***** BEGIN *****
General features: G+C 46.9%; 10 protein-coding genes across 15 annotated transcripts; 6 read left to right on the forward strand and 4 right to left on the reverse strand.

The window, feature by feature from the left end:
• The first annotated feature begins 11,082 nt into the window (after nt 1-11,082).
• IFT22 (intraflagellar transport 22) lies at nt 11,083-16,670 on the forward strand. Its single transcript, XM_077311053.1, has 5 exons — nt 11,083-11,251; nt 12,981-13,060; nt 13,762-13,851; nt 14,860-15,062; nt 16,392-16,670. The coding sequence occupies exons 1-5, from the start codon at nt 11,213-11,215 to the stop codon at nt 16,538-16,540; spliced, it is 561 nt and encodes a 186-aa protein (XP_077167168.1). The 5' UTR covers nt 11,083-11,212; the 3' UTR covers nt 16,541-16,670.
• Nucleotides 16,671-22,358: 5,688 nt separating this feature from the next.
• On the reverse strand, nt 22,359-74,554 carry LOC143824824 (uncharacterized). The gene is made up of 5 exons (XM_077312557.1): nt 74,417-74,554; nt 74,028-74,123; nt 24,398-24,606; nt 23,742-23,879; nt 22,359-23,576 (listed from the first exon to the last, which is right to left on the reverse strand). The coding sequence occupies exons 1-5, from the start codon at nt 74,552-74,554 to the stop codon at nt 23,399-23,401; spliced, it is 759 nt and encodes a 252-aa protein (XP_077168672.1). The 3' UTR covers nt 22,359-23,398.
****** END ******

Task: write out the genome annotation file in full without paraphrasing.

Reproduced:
General features: G+C 46.9%; 10 protein-coding genes across 15 annotated transcripts; 6 read left to right on the forward strand and 4 right to left on the reverse strand.

The window, feature by feature from the left end:
• The first annotated feature begins 11,082 nt into the window (after nt 1-11,082).
• IFT22 (intraflagellar transport 22) lies at nt 11,083-16,670 on the forward strand. Its single transcript, XM_077311053.1, has 5 exons — nt 11,083-11,251; nt 12,981-13,060; nt 13,762-13,851; nt 14,860-15,062; nt 16,392-16,670. The coding sequence occupies exons 1-5, from the start codon at nt 11,213-11,215 to the stop codon at nt 16,538-16,540; spliced, it is 561 nt and encodes a 186-aa protein (XP_077167168.1). The 5' UTR covers nt 11,083-11,212; the 3' UTR covers nt 16,541-16,670.
• Nucleotides 16,671-22,358: 5,688 nt separating this feature from the next.
• On the reverse strand, nt 22,359-74,554 carry LOC143824824 (uncharacterized). The gene is made up of 5 exons (XM_077312557.1): nt 74,417-74,554; nt 74,028-74,123; nt 24,398-24,606; nt 23,742-23,879; nt 22,359-23,576 (listed from the first exon to the last, which is right to left on the reverse strand). The coding sequence occupies exons 1-5, from the start codon at nt 74,552-74,554 to the stop codon at nt 23,399-23,401; spliced, it is 759 nt and encodes a 252-aa protein (XP_077168672.1). The 3' UTR covers nt 22,359-23,398.